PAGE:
Phase 3, Step 9 - Refine Your Brand
Step 9: Establish your personal brand identity. Who do you want to be in your new role? Take a hard look at who you are now. Do you want to be an Angelina Jolie or a Donald Trump? A Phil Knight or a Barack Obama? Everyone comes to an MBA program with a personal brand identity, but is it the one you want to keep? If you consider that an MBA program can be somewhat like a finishing school, the person who graduates doesn’t necessarily have to have the same personal brand identity as the person who enrolled in the program. This is your opportunity to change yourself with the knowledge you gain in the program and refine your brand image towards who you’d like to be at work. As Stephen Covey puts it, “Begin with the end in mind”. This step is all about identifying the leader or the manager you want to be and starting to create the right habits in your life to be seen as that person by everyone else. Stephen Covey’s Eight Habits of Highly Effective People and Richard Boyatzis’ Resonant Leadership are two highly acclaimed leadership books that assume that there are certain qualities that make a great leader and that each of us can improve our leadership qualities. Think about your strengths. This is all about refining and getting better at your strengths. You have completed this step when you feel good about some new habits that you’ve started and are hearing positive feedback from your peers and associates.
- Think about an important mentor or leader you’ve encountered in your life. What were some of the great qualities they had?
- Do people respond positively to your emails? Could there be something in the subject line or body of your email that could be written smarter or more effectively?
- Are you comfortable presenting in front of a group of 20+ peers? Would you like to be?
- Think of your boss or the person who holds the position you want. How are they dressed? Could your wardrobe benefit from a fashion overhaul?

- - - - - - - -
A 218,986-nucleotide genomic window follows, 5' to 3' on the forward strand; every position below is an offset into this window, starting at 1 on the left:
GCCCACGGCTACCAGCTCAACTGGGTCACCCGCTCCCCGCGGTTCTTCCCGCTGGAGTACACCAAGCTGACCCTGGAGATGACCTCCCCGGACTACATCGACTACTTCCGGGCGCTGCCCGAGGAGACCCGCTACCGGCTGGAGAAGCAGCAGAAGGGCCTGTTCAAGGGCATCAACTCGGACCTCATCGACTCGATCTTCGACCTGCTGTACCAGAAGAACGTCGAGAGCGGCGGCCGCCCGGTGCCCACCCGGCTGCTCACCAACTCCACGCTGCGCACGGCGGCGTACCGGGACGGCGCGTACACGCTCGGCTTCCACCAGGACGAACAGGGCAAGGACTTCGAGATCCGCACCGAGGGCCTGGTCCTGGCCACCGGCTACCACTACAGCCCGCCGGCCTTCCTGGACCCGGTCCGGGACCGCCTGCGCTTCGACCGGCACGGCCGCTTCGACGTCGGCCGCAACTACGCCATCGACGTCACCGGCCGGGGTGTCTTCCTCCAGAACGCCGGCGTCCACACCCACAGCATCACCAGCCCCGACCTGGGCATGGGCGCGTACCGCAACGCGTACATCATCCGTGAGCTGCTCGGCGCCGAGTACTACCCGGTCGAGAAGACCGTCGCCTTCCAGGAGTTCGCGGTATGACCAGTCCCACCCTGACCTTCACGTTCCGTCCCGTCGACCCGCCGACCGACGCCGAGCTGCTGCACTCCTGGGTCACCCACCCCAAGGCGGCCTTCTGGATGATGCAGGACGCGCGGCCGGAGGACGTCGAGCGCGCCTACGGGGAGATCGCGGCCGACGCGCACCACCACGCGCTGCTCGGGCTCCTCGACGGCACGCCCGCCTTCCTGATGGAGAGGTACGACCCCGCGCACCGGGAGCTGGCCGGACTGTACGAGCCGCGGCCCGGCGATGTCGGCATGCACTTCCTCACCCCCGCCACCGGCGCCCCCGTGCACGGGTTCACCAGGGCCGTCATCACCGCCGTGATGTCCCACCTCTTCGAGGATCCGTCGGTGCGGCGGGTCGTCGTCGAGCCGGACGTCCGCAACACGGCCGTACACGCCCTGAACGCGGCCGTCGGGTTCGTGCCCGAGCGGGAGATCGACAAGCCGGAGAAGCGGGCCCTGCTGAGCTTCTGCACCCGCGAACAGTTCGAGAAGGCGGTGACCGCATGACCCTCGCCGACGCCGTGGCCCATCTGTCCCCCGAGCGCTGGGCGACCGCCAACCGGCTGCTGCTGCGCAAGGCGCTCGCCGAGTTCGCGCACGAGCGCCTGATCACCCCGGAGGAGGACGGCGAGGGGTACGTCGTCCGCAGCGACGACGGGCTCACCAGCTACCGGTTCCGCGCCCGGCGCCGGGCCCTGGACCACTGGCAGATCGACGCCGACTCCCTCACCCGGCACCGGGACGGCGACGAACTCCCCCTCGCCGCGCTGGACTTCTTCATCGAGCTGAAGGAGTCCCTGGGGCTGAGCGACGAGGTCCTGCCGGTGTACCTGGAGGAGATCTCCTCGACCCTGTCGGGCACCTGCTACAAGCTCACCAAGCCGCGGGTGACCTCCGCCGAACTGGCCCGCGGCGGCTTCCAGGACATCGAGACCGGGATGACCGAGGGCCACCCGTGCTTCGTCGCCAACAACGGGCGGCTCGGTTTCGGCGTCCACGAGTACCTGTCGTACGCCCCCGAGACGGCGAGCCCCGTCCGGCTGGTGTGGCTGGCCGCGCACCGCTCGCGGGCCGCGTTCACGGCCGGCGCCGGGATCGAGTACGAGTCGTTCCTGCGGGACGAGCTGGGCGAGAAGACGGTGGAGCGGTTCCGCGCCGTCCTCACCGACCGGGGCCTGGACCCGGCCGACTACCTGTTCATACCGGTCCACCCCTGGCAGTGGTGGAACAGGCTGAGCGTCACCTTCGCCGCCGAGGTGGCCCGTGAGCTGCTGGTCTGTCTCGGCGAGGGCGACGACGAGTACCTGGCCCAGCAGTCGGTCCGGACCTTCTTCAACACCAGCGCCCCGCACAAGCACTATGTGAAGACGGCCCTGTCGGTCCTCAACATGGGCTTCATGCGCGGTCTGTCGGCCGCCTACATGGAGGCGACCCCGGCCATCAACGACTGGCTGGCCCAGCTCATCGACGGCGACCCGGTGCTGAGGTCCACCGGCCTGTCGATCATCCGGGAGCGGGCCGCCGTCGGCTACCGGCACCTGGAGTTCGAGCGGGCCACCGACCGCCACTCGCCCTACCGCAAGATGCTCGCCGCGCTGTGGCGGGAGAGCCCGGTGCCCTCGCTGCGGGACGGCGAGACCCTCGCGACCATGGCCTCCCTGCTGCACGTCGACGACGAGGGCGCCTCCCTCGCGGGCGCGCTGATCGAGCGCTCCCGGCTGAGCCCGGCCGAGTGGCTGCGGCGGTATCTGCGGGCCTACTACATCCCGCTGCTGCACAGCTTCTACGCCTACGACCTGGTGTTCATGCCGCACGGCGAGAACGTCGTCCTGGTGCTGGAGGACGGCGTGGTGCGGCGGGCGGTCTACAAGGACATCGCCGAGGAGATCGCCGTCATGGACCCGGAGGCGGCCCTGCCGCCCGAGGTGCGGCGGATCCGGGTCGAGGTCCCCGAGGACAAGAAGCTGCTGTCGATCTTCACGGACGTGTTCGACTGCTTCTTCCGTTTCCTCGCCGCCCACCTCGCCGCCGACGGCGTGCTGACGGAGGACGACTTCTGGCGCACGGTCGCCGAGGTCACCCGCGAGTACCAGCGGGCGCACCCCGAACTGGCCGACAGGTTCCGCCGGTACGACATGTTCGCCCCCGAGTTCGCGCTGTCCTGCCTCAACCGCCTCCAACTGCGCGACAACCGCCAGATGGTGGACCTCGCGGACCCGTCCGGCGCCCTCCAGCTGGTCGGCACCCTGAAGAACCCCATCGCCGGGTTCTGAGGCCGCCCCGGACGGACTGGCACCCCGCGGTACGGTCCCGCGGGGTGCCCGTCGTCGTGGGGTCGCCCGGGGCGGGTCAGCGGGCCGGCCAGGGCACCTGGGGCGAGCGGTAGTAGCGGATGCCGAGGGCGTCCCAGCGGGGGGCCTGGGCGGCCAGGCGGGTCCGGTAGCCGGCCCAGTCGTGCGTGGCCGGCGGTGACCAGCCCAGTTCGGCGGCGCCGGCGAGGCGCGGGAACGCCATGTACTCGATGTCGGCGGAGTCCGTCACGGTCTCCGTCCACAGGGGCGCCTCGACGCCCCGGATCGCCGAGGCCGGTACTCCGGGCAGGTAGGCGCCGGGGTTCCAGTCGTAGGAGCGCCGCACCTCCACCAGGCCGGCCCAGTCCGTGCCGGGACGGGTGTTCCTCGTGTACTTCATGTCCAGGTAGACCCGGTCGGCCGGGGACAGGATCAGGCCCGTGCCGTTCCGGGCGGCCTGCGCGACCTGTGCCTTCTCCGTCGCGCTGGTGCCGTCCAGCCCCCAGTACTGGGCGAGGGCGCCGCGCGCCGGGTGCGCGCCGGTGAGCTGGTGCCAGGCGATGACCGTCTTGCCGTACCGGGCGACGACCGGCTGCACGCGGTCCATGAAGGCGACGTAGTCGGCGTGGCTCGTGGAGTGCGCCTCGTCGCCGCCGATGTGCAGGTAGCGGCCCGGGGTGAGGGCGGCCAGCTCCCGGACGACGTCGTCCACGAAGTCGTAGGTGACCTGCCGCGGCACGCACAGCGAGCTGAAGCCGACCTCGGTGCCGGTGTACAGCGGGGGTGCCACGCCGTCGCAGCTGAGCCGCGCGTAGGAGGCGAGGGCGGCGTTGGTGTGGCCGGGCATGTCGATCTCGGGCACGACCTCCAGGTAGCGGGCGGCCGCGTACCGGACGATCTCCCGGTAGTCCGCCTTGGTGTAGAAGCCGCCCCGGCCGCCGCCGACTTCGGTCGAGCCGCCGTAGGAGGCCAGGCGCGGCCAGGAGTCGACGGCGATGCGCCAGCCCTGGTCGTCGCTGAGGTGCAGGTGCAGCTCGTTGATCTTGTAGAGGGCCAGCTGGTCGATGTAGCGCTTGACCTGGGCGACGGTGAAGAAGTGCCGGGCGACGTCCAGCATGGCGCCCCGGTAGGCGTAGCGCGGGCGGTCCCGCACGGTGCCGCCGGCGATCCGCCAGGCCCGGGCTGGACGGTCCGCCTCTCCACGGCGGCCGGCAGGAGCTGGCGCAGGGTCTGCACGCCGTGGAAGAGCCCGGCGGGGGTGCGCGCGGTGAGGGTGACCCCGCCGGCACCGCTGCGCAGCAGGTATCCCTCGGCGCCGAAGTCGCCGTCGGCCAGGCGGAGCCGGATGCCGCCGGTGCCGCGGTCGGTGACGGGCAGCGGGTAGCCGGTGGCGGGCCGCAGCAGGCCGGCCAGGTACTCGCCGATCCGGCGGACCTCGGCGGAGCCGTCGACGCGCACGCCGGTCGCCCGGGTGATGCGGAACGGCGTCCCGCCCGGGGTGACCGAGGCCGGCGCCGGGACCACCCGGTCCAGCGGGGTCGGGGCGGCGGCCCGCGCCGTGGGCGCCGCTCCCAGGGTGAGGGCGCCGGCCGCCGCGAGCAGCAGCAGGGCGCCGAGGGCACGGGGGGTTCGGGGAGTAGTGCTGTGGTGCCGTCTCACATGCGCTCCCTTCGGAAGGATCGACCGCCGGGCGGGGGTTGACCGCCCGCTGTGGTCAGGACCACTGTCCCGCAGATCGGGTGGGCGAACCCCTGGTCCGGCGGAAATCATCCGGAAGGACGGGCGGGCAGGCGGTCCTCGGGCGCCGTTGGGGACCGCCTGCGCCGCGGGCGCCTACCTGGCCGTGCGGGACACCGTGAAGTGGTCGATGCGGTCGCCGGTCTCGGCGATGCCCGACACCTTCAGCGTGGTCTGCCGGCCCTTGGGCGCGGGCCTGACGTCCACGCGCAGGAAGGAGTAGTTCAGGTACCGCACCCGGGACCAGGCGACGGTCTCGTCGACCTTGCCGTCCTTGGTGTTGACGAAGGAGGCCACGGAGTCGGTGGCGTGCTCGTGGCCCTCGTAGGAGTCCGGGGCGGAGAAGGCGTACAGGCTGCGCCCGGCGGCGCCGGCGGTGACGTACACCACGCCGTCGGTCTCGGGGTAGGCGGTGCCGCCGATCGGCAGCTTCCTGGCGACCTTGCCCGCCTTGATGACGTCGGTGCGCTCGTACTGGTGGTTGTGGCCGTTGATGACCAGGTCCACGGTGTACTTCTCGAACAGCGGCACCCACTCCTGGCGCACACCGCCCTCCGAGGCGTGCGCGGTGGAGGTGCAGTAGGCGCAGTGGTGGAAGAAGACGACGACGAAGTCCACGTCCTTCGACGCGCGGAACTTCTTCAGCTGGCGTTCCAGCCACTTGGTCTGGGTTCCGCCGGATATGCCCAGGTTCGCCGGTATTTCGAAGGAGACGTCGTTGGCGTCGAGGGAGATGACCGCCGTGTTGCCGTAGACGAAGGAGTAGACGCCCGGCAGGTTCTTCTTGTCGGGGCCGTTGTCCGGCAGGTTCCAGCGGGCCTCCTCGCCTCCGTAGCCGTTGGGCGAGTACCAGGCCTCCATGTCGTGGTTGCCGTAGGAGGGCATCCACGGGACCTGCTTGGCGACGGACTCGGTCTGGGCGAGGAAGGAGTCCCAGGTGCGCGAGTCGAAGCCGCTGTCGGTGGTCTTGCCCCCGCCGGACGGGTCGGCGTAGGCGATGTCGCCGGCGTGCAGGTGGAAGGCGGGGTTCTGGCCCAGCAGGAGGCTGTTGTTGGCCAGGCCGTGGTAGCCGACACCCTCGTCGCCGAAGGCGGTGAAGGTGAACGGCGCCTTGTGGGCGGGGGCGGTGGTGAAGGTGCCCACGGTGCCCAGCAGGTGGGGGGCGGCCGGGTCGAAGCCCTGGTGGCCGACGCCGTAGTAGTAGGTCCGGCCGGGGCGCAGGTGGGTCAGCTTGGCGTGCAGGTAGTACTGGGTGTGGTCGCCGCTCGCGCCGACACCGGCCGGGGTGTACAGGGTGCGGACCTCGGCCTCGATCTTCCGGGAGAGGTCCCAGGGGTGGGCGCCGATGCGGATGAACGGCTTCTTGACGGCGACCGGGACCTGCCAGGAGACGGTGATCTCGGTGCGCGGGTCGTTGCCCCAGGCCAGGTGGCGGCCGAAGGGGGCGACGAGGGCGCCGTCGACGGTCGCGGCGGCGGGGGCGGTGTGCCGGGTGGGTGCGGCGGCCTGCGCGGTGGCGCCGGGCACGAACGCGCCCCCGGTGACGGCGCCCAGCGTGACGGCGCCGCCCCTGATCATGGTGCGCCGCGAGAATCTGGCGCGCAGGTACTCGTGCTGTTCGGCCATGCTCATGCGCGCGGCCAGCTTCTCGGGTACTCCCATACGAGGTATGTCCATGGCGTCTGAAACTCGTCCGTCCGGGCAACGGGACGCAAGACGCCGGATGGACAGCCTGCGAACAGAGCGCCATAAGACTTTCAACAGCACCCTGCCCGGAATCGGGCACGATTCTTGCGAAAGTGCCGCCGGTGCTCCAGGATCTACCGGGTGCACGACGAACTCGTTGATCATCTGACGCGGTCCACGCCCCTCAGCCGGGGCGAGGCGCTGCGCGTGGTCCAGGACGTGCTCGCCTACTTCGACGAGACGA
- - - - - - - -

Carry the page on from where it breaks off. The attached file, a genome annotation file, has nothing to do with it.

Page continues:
- Do you follow through with your commitments? Are your responses timely?
- Are you proactive in your approach, or do you wait for things to hit you and then react?
- How comfortable are you with meeting new people or in networking events? Do you know what to say? or who to talk with?
- Pick a consumer product (Coke, Intel, Inside) or a person that emulates the leader you’d like to be. Draft a list of adjectives that describes that ‘brand’ . Describe how the brand dresses or acts. Describe why the brand is liked or admired.
- Pick one to three areas where you can make improvements. Think baby steps. Start a new habit and do it every day for 30 days. This can be exercise, leaving work at 5pm, reaching out to a new contact once per week, practicing your elevator pitch, doing what’s on your ‘to do’ list for the day, returning all your email, tweeting…whatever you know will emulate the brand you want. Make it a habit. Then pick a second one for month two.
- Invite a friend to review your wardrobe. Tell them what image you would like to project. Is it a “classic style” or “creative” or “CEO”? Ask help to sort your work clothes based on your brand. Send a box to Goodwill and make a list of 3 new items you would like to add to your wardrobe this season.
- Consider taking an etiquette class about table manners, especially if you have not had formal instruction or are not familiar with US table customs. (“Dine with a Diplomat” is periodically offered at Willamette). Interviews and client meetings will happen over food. Make sure that you know what to order, which fork to use and whether or not to order an alcoholic beverage.
- Google Yourself. Many employers will do this when you interview. Do you like what you find? Are your photos on Facebook blocked or professionally appropriate? Do you have the right key words in your LinkedIn profile? Do your sports or professional speaking dates show up? Find time to clean out your digital dirt and insert items that you want to be googled.
- First impressions are made in 60 seconds or less. Is the impression you give a good one? Draft your ‘elevator pitch’ answering the question, ‘What do you do?’ as if you were stuck in an elevator for 14 floors with Bill Gates or Donald Trump or someone who had the power to offer you a job. This elevator pitch should be no longer than 2 minutes
Deliverable for GSM5108:
Draft your elevator pitch and video tape it via the video resume section of Optimal Resume. Ask your peers to review your LinkedIn and Facebook profiles and give you feedback. Draft an essay outlining your brand, your elevator pitch and an action plan for professional development. Upload to your Optimal Resume Portfolio.
After Class: Have 3 people listen to your elevator pitch, revise it and re-tape it. When you’ve re-uploaded it, ask your PCA for feedback.
Why this is important:
You are a unique individual with a distinct personality and specialized strengths. Make sure you embrace your personal brand and showcase who you are in combination with who you want to become.